Located in north London, the renovated building now contains five floors of flexible offices, ranging from 482 square metres up to 647 square metres.
Henley Halebrown approached the project differently to a standard office conversion.
Instead of a "shell and core" approach, where tenants have no choice but to complete a fit-out, the architects have made spaces that can be occupied simply as they are.
They did this by exposing the building's internal structure – its concrete floor slabs and steel I beams – and bringing order to the elements around. Services are neatly organised, while low-tech materials like concrete and timber are used to make adjustments.
Studio founders Simon Henley and Gavin Hale-Brown describe the approach as seeking "to illustrate how elementary the construction of an office might be".
The idea is that companies would only need to add their own branding, plus furniture, which would significantly reduce the amount of waste generated when tenants move out.
"Working on adaptive reuse buildings like Laszlo is second nature to us as a practice," said Henley.
"It builds on our interest in how you create new layers of life within a city while celebrating both its past and future, and of course, the great thing is that the huge environmental benefits that come through reuse are now more widely understood."
Originally known as Batavia Mills, Laszlo was built in the early 20th century as a facility for manufacturing and printing, although it also served as storage for gas masks during the second world war.
The Bauhaus become an obvious point of reference for the renovation; not only does it date from the same period, but its core ethos was about being true to materials and finding beauty in craft.
A painting by Bauhaus artist Laszlo Moholy Nagy – who the building is named after – provided the cues for repairs made to the concrete floors.
There were various gaps created where partition walls had been removed. Instead of infilling these with concrete, Henley Halebrown chose an earth-coloured screed that highlights these marks as traces of history.
The building refers to the colour studies of Bauhaus teacher Josef Albers with a series of doors painted in bold but complementary shades of green, yellow, grey and blue.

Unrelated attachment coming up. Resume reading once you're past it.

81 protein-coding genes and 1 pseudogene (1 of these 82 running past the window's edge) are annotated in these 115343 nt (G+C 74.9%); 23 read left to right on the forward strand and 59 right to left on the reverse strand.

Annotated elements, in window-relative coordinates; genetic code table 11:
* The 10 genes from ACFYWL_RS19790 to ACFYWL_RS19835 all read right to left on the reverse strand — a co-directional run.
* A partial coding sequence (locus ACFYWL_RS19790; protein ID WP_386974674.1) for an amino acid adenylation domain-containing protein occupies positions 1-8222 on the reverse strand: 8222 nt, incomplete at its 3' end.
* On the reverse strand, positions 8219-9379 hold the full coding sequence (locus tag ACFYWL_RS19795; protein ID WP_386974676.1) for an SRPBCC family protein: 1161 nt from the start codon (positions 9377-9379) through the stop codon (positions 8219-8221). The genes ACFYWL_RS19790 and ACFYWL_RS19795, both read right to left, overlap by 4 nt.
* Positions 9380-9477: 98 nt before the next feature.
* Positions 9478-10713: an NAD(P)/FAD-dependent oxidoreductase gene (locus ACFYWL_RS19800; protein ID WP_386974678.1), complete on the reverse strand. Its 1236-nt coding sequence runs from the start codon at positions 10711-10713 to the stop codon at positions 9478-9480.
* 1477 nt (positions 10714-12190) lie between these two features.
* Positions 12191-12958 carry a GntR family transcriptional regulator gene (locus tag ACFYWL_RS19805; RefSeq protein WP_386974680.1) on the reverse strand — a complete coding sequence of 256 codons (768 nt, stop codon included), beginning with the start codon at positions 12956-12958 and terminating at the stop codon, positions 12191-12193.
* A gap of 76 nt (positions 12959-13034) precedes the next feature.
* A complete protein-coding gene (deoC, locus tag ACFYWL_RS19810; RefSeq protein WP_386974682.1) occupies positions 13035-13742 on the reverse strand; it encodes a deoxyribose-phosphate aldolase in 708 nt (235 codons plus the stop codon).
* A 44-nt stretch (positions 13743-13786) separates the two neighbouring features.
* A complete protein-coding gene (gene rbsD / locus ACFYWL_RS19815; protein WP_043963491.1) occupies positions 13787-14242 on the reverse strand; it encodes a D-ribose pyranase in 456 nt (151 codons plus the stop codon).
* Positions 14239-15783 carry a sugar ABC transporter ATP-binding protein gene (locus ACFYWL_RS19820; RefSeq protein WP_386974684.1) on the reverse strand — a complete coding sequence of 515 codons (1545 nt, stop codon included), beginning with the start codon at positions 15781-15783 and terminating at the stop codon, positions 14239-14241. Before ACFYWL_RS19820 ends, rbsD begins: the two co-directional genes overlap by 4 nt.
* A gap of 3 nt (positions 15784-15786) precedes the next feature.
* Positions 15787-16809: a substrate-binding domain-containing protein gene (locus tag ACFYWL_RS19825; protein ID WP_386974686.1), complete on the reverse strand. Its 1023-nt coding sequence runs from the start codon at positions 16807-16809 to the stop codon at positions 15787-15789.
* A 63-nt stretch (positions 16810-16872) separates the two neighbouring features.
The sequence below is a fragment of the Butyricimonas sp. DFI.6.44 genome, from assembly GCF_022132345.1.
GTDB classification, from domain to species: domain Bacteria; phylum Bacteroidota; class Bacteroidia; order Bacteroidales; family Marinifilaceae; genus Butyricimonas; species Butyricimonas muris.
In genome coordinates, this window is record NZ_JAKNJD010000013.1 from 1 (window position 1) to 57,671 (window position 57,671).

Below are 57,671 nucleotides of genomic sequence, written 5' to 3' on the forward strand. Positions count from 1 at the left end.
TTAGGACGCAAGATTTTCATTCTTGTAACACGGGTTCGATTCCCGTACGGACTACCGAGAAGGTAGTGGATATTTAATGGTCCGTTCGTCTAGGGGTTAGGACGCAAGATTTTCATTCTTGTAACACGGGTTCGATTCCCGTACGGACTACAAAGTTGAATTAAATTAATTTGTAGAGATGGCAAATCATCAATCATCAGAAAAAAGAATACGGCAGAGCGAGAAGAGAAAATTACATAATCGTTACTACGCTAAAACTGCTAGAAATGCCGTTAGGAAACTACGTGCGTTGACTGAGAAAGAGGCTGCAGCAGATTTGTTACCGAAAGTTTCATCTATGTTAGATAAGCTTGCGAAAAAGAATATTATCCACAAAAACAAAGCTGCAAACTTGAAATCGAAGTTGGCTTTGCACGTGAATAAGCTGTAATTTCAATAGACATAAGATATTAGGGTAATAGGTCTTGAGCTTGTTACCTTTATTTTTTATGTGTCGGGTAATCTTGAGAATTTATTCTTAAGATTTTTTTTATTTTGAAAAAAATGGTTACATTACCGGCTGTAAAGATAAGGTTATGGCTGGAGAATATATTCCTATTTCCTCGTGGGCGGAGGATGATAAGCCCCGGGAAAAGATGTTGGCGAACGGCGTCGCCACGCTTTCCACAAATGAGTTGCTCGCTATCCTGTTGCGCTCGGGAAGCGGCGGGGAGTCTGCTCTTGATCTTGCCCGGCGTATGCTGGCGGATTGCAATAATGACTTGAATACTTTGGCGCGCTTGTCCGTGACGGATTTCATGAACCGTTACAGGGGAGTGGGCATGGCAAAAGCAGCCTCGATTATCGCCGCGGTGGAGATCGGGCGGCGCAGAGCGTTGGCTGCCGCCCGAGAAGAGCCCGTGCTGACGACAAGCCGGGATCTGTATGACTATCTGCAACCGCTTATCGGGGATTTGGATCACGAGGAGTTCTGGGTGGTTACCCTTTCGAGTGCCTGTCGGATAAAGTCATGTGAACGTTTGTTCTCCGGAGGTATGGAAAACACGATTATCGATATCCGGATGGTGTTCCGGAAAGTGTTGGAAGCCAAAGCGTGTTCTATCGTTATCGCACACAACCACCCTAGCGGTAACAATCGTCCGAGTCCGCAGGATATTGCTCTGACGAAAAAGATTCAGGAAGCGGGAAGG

Another Bauhaus reference can be found on the exterior, where the brickwork and glazing have been subtly decorated with the same graphic shapes and lettering that give the building its brand identity.
Laszlo offers various amenities to its tenants, including a large outdoor seating area, bicycle parking and showers. There are also shared spaces on the ground floor, including a reception and an area known as the living room.
Furniture in these ground floor spaces is designed to feel like part of the structure, with highlights including a reception desk and bookshelf that both look like giant I beams.
"Within the framework of the original structure, we composed a series of unconventional spaces with conventional building materials, mostly blockwork, lintels and paint," said Jack Hawthorne, an associate at Henley Halebrown.
"These spaces are occupied with pieces of furniture that are imagined and made as oversized elements of structure, 'furniture as structure', placing them in playful dialogue with the building's newly exposed frame."
Photos of the project show one of the office floors already fitted out.
The light-touch approach includes glazed meeting rooms, a wooden kitchen and mobile shelves that function as room dividers. Desks and seats integrate bold flashes of colour that feel at home with the rest of the building.
Each floor is similar in layout and finish, although the fourth floor features an exposed steel and timber joisted roof and a balcony terrace.
Laszlo is one of several innovative offices designs recently completed in London, as companies adapt to more flexible working policies following the impact of the pandemic.
The photography is by Nick Kane and David Grandorge.